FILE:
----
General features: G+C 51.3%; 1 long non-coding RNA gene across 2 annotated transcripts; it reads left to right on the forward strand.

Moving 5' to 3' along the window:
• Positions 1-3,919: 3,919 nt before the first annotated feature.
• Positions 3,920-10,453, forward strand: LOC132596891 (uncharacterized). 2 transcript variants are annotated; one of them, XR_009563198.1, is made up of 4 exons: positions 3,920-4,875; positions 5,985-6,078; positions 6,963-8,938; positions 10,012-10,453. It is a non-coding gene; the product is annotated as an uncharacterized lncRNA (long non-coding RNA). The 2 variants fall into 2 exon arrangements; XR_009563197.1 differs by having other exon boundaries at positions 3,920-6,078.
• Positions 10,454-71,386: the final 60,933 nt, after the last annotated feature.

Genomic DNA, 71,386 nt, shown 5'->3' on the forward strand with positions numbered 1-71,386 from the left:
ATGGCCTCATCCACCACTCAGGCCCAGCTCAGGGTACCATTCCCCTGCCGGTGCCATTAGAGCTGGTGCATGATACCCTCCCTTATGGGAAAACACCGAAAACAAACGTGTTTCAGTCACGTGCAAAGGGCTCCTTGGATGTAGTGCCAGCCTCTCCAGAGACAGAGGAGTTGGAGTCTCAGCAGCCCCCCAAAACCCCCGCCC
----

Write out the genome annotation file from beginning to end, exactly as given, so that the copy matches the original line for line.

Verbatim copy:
General features: G+C 51.3%; 1 long non-coding RNA gene across 2 annotated transcripts; it reads left to right on the forward strand.

Moving 5' to 3' along the window:
• Positions 1-3,919: 3,919 nt before the first annotated feature.
• Positions 3,920-10,453, forward strand: LOC132596891 (uncharacterized). 2 transcript variants are annotated; one of them, XR_009563198.1, is made up of 4 exons: positions 3,920-4,875; positions 5,985-6,078; positions 6,963-8,938; positions 10,012-10,453. It is a non-coding gene; the product is annotated as an uncharacterized lncRNA (long non-coding RNA). The 2 variants fall into 2 exon arrangements; XR_009563197.1 differs by having other exon boundaries at positions 3,920-6,078.
• Positions 10,454-71,386: the final 60,933 nt, after the last annotated feature.

Genomic DNA, 71,386 nt, shown 5'->3' on the forward strand with positions numbered 1-71,386 from the left:
ATGGCCTCATCCACCACTCAGGCCCAGCTCAGGGTACCATTCCCCTGCCGGTGCCATTAGAGCTGGTGCATGATACCCTCCCTTATGGGAAAACACCGAAAACAAACGTGTTTCAGTCACGTGCAAAGGGCTCCTTGGATGTAGTGCCAGCCTCTCCAGAGACAGAGGAGTTGGAGTCTCAGCAGCCCCCCAAAACCCCCGCCC